Next data packets which are tagged with the unique identifier A of the host A are read from the tape contained in tape cartridge 430 by means of tape drive 404. These data packets are sent by control program 412 to host A′ over communication link 450. This way the backup data of host A is provided to replacement host A′.
A logical object which is received by the tape storage device from host A is tagged with the unique identifier A which is assigned to that host computer A. The unique identifier A serves to unequivocably identify that logical object as originating from host A. Likewise a logical object received from host B is tagged with unique identifier B, etc. Preferably a logical object which is received from one of the hosts in a single transaction is tagged with a single unique identifier.
In step 608 a user inputs his or her selection of the host which needs to be replaced, which is host A in the example considered here. In step 610 the WWN and host name of the replacement host A′ are assigned to the original unique identifier of host A. This way a logical mapping of host A to host A′ is performed for the purposes of the recovery procedure. In step 612 the backup data which is tagged with the unique identifier of host A is sent to host A′.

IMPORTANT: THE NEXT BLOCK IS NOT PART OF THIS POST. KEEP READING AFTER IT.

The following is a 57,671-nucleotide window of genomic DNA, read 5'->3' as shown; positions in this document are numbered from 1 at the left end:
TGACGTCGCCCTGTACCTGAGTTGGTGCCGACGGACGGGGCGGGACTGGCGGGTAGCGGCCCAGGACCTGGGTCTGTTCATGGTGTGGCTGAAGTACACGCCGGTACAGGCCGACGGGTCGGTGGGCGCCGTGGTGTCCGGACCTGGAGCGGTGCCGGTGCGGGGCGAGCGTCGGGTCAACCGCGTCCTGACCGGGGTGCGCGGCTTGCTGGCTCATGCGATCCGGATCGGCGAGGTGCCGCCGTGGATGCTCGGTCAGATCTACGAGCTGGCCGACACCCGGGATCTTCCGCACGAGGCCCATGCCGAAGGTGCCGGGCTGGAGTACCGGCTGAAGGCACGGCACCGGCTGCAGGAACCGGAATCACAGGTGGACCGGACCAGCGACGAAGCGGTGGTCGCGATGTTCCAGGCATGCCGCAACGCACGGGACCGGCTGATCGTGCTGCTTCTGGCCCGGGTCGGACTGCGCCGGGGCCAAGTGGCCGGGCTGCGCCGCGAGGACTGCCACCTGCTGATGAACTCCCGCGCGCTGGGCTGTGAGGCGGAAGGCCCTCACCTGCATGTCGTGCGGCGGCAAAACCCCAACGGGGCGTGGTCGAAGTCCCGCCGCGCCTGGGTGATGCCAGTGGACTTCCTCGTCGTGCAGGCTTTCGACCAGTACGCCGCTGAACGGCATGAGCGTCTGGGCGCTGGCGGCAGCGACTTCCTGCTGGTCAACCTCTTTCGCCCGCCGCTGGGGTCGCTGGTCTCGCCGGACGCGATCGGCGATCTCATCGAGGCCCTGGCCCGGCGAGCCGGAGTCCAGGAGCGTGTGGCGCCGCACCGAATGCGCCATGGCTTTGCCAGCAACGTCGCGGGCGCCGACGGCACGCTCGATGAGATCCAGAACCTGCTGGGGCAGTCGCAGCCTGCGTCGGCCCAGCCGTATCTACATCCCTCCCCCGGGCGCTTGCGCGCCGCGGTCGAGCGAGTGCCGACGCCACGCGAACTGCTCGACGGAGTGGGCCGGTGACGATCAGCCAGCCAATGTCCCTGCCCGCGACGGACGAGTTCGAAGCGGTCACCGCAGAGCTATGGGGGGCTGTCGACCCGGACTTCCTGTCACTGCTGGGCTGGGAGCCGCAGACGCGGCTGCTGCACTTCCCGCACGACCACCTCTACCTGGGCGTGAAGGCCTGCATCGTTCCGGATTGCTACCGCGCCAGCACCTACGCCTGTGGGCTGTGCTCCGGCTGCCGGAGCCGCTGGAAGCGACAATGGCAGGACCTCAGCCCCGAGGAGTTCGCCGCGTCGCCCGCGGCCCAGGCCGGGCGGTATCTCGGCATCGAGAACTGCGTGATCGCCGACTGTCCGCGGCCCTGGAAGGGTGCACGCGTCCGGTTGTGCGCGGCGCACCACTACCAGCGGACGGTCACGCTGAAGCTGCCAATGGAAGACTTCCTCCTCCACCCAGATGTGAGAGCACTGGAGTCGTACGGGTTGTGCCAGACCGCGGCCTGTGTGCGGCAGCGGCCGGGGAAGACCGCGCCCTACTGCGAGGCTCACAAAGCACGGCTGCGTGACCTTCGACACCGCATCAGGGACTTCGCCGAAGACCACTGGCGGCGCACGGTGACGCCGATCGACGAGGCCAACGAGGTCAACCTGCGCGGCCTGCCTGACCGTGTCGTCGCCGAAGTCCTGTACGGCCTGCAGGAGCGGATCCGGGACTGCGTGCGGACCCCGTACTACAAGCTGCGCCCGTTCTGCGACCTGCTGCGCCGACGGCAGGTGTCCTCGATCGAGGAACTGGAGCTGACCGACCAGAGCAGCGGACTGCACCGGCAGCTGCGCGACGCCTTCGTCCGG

|Citing Patent||Filing date||Publication date||Applicant||Title|
|US7626778 *||Oct 6, 2005||Dec 1, 2009||Hewlett-Packard Development Company, L.P.||Tape drive apparatus|
|US7747577 *||Aug 17, 2005||Jun 29, 2010||International Business Machines Corporation||Management of redundant objects in storage systems|
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|US7814260 *||Mar 9, 2005||Oct 12, 2010||Bakbone Software, Inc.||Tape image on non-tape storage device|
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|US20050114387 *||Oct 15, 2004||May 26, 2005||Evans Rhys W.||Data backup and recovery|
|US20120191886 *||Jul 26, 2012||Ballard Curtis C||System and method for presenting devices through an sas initiator-connected device|
|U.S. Classification||711/111, 711/E12.001, 703/24, 711/E12.103, 714/E11.12, 711/161, 714/E11.125|
|International Classification||G06F12/16, G06F9/455, G06F3/06, G06F12/00, G06F11/14|
|Cooperative Classification||G06F3/0607, G06F11/1464, G06F11/1456, G06F11/1469, G06F3/0664, G06F3/0686|
|European Classification||G06F11/14A10H, G06F11/14A10P4, G06F3/06A6L4L, G06F3/06A4V2, G06F3/06A2A4|
|Feb 10, 2011||AS||Assignment|
Owner name: HEWLETT-PACKARD DEVELOPMENT COMPANY, L.P., TEXAS
Free format text: ASSIGNMENT OF ASSIGNORS INTEREST;ASSIGNORS:TOPHAM, ANDREW DAMIAN;MARTIN, CHRISTOPHER;SIGNING DATES FROM 20101221 TO 20101224;REEL/FRAME:025787/0033
|Nov 29, 2011||CC||Certificate of correction|
|Dec 24, 2014||FPAY||Fee payment|
Year of fee payment: 4